The Westminster Confession also advocates daily worship in the context of the family. This is a tremendous opportunity to lead our children, who often need special guidance to prepare for worship on Sunday. If you know the passage beforehand, you may read and explain the sermon text in advance of the service. Some churches publish the hymns for the upcoming service several days in advance to allow people to prepare for worship. This is especially beneficial for children, who may be unfamiliar with the tunes and lyrics. Worshiping as a family with an intentional focus on the Lord’s Day may draw each person closer to the Lord individually. That is because these contexts are connected to one another. Public worship guides secret and family worship while secret and family worship lead to public worship. Indeed, these are important spiritual ways in which we may prepare for public worship.
There are yet other, perhaps mundane, ways that we may prepare. We all know what it is like to try to finish errands at the last minute. It does not put us in a worshipful frame of mind. We should organize our affairs well in advance, knowing that our lifestyle choices may affect us on Sunday. If we stay up late on Saturday, we may not be alert and prepared to worship. Whatever we do throughout the week, our choices should be made so as not to provide a hindrance to worship.
On the Lord’s Day
While we should prepare for corporate worship Monday through Saturday, we may continue to prepare effectively on Sunday. One practical way to prepare is by waking early so as not to be in a hurry. Leave enough time to get ready at home and to arrive at the church in advance of the service.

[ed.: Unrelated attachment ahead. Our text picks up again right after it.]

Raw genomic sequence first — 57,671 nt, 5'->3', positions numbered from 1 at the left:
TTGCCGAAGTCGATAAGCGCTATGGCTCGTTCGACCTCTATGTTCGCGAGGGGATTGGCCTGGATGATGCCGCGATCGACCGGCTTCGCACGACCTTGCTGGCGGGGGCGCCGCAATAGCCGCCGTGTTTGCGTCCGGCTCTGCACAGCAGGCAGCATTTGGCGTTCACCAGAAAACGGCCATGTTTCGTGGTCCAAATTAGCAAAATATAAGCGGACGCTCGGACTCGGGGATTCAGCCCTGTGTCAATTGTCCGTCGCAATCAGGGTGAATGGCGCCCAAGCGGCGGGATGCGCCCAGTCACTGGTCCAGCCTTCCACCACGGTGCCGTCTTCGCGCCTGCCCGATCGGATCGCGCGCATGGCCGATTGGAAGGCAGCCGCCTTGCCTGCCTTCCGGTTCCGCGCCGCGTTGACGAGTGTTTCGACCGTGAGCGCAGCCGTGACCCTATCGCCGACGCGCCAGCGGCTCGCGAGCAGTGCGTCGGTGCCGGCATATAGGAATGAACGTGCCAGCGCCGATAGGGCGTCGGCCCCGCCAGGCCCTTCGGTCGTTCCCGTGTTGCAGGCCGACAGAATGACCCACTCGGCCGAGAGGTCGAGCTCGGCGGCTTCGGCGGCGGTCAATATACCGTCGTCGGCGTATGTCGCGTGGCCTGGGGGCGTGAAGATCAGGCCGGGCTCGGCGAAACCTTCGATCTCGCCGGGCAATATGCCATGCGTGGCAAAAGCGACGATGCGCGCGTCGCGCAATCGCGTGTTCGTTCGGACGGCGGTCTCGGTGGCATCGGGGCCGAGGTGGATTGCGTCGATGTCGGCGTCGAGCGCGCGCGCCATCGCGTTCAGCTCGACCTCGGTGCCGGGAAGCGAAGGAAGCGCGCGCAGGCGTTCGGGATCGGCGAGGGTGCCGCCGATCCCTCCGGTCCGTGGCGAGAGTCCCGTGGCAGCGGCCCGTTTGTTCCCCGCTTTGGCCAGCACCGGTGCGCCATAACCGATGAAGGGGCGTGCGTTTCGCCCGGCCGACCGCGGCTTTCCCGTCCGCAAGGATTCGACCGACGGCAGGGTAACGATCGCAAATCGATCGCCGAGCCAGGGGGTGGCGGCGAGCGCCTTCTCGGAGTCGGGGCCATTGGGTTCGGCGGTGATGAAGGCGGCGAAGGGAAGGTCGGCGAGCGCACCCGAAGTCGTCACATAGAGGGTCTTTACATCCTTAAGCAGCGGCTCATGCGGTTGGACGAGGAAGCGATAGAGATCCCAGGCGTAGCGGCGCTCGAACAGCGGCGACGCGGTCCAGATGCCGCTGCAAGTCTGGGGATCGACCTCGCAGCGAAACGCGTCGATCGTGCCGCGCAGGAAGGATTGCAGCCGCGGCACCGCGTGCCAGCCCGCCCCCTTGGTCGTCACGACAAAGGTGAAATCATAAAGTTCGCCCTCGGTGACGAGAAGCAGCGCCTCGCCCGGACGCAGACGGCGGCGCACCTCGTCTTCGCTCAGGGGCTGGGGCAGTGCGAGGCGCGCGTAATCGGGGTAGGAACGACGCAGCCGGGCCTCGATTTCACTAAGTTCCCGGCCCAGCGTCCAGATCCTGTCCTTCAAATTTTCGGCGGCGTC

When you arrive, take the time to greet other people (1 Peter 5:14). Corporate worship is the gathering of God’s people to worship as a body, not a collection of people individually engaging in secret worship. Remember why you have assembled. Even as you greet others, direct your thoughts toward worship, not on the events of the past week. While it may be tempting to catch up with friends, your thoughts should be focused primarily on serving the Lord and encouraging others in worship.
As you become situated before the service, you may continue preparing in more immediate spiritual ways. Many churches will have a prelude before the call to worship. This is an excellent time to meditate on the text that is to be preached. Contemplate what you have studied throughout the week and apply God’s Word to your life. Take this time also to pray to the Lord, asking Him to calm your heart and mind and to bless the ministry of Word and sacrament.
Preparing for worship may prove to be a great challenge. We are weak, frail, and affected by sin. It is all the more important that we discipline ourselves to overcome these influences. If worship on the Lord’s Day remains just another entry on the schedule, we will struggle to enjoy it. But if our lives are oriented around worship, we may experience a greater joy in gathering to worship the one true and living God.